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What Is Serum K?

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  • Written By: Clara Kedrek
  • Edited By: Jessica Seminara
  • Last Modified Date: 08 August 2018
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The term serum K refers to the concentration of potassium in the blood. Potassium is often abbreviated as K because this is its symbol as displayed on the periodic table of the elements. The level of potassium in the blood is a routinely checked laboratory value because the mineral plays an essential role in the proper functioning of the human body. Either high or low levels of this substance in the blood can cause dangerous complications, including cardiac arrest.

Potassium plays an important role in the body. It is considered to be an electrolyte, as it is a charged chemical species that is dissolved in body fluids. Most of the body's potassium is located within its cells, meaning that only a small percentage of the body's total potassium stores circulates in the blood. Maintaining varying concentrations of potassium in different parts of the body is important to for its proper functioning, including the coordination of the beating of the heart. Potassium's critical role in human physiology can be evidenced by the fact that its levels are carefully adjusted by the kidneys, the adrenal glands, and the gastrointestinal tract.

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Levels of potassium in the blood, often referred to as the serum K levels, are commonly checked laboratory values. The level is reported as part of a basic metabolic panel, which also provides information regarding serum levels of sodium, bicarbonate, urea, and creatinine. Normal serum K levels range from 3.5 to 5.1 milli-equivalents per liter (mEq/L), although these standard values can vary slightly depending on what laboratory is performing the test.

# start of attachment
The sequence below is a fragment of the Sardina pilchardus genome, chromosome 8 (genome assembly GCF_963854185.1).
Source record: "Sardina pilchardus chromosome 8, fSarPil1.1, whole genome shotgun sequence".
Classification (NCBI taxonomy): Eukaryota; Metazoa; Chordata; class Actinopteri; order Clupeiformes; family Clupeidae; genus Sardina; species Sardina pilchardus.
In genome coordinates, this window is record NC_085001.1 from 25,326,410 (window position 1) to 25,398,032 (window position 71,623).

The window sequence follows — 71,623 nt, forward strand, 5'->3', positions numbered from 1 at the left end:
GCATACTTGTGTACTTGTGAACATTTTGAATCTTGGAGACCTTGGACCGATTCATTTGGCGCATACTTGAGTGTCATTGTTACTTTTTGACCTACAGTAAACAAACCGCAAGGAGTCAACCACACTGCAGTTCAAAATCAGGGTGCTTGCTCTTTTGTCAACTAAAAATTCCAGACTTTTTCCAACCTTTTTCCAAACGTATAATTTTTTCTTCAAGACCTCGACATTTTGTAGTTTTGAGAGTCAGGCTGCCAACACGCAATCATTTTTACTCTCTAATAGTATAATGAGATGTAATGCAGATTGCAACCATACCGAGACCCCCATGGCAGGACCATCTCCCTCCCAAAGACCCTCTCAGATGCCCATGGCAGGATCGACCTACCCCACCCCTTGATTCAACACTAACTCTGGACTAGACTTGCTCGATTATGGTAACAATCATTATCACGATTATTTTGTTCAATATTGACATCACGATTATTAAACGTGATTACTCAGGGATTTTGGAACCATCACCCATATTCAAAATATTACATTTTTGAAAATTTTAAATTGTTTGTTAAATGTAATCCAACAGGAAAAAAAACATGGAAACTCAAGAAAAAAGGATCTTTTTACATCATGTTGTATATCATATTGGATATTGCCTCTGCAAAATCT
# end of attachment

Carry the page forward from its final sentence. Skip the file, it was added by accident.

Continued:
High serum K results in a condition called hyperkalemia. A number of different diseases can cause this state, including kidney failure or problems with the adrenal glands. Medications administered to treat a variety of conditions, including diuretics and blood pressure medications, can cause the level of potassium in the blood to rise. Symptoms of hyperkalemia can include weakness, impaired reflexes, a decreased rate of breathing, and irregular heart rhythms. The abnormal heartbeats in particular can be dangerous to patients, progressing into cardiac arrest if the potassium levels are not lowered fast enough. Immediate treatment options for elevated serum K include giving calcium, sodium bicarbonate, insulin, and glucose.

Having low levels of serum K can also be very dangerous. Causes of this condition, referred to as hypokalemia, include chronic vomiting, certain kidney diseases, and excessive sweating. Medications including diuretics, antibiotics, and laxatives can also lower blood potassium levels. Symptoms of hypokalemia include weakness, nausea, vomiting, thirst, and increased urination. As with hyperkalemia, low blood potassium levels can also cause potentially dangerous alterations in the beating of the heart, so the condition is treated promptly by administering supplemental potassium to the patient.

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